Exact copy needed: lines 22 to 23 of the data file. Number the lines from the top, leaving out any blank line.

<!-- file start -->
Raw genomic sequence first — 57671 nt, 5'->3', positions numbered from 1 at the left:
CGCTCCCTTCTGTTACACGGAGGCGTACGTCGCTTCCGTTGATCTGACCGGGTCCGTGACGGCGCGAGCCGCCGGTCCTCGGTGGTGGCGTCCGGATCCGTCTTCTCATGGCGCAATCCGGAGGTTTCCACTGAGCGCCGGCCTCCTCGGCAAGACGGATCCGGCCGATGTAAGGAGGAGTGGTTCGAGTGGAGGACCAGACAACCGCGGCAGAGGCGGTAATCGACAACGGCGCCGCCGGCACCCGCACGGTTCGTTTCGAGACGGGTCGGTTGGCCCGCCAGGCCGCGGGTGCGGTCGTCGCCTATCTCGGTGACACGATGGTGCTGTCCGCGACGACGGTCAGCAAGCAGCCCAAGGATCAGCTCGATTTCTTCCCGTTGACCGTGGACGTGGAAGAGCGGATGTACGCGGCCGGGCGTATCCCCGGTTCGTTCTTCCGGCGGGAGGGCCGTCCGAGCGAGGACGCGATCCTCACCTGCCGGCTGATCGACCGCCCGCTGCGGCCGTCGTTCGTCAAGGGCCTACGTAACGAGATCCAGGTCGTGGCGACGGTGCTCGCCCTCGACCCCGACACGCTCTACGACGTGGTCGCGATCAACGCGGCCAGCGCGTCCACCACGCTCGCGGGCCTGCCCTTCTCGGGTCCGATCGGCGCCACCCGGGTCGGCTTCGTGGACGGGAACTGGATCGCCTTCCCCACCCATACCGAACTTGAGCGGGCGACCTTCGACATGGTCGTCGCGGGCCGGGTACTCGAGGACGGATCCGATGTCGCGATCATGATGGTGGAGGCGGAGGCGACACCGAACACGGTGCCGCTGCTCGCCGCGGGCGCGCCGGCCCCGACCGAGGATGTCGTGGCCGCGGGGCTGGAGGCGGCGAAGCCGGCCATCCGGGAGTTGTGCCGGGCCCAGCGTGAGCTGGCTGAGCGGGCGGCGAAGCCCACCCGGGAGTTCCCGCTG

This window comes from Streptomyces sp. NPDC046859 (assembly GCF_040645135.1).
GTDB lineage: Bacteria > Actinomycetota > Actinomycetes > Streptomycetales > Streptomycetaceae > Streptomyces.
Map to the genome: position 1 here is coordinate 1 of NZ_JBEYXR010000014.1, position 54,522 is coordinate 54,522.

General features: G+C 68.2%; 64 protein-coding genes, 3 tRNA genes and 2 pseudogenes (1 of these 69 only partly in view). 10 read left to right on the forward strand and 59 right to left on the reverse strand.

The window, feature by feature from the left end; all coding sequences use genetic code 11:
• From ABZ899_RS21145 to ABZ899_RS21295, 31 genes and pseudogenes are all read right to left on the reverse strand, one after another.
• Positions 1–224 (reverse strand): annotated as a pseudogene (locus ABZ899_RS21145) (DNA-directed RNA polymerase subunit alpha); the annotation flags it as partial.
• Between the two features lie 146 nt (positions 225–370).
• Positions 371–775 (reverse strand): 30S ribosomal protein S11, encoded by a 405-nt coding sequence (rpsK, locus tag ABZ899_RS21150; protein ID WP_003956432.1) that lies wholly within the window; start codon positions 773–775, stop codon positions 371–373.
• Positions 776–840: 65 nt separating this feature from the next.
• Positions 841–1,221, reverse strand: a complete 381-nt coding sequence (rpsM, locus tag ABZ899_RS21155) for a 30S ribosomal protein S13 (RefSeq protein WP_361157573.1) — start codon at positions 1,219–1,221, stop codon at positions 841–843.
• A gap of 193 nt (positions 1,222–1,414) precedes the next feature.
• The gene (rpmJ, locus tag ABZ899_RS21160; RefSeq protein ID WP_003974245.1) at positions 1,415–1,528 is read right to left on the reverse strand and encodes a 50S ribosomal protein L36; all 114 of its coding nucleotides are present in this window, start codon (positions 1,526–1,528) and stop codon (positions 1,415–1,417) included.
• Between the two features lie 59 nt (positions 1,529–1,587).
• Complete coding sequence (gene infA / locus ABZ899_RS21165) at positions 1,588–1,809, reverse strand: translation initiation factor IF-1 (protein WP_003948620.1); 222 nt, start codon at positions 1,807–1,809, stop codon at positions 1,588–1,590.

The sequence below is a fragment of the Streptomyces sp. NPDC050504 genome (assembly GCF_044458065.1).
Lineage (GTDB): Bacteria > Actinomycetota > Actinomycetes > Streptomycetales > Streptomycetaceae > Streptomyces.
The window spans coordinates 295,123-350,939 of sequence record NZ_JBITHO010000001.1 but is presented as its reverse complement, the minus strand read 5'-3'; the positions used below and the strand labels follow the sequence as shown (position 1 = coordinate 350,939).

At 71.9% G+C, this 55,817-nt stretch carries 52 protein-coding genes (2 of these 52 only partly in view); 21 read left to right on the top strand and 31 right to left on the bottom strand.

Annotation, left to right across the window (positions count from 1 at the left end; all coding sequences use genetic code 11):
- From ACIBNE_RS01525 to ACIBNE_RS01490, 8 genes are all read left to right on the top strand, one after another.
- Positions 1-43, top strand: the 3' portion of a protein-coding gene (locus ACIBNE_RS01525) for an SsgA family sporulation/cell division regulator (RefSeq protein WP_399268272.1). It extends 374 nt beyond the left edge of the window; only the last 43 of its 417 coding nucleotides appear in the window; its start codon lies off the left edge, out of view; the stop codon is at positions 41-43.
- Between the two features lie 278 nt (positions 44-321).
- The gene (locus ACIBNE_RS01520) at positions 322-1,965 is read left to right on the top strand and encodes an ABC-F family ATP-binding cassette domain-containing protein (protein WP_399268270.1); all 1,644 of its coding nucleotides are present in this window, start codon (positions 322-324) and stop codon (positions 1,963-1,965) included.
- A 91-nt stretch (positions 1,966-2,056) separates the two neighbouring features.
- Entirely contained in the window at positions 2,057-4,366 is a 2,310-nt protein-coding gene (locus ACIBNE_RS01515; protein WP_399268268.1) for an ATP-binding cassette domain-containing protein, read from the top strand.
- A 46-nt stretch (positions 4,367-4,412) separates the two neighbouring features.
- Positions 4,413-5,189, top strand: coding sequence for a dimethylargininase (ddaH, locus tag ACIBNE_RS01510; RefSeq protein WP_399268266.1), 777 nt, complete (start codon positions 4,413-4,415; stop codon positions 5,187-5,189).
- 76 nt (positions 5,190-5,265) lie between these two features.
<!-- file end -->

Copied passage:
Annotation, left to right across the window (positions count from 1 at the left end; all coding sequences use genetic code 11):
- From ACIBNE_RS01525 to ACIBNE_RS01490, 8 genes are all read left to right on the top strand, one after another.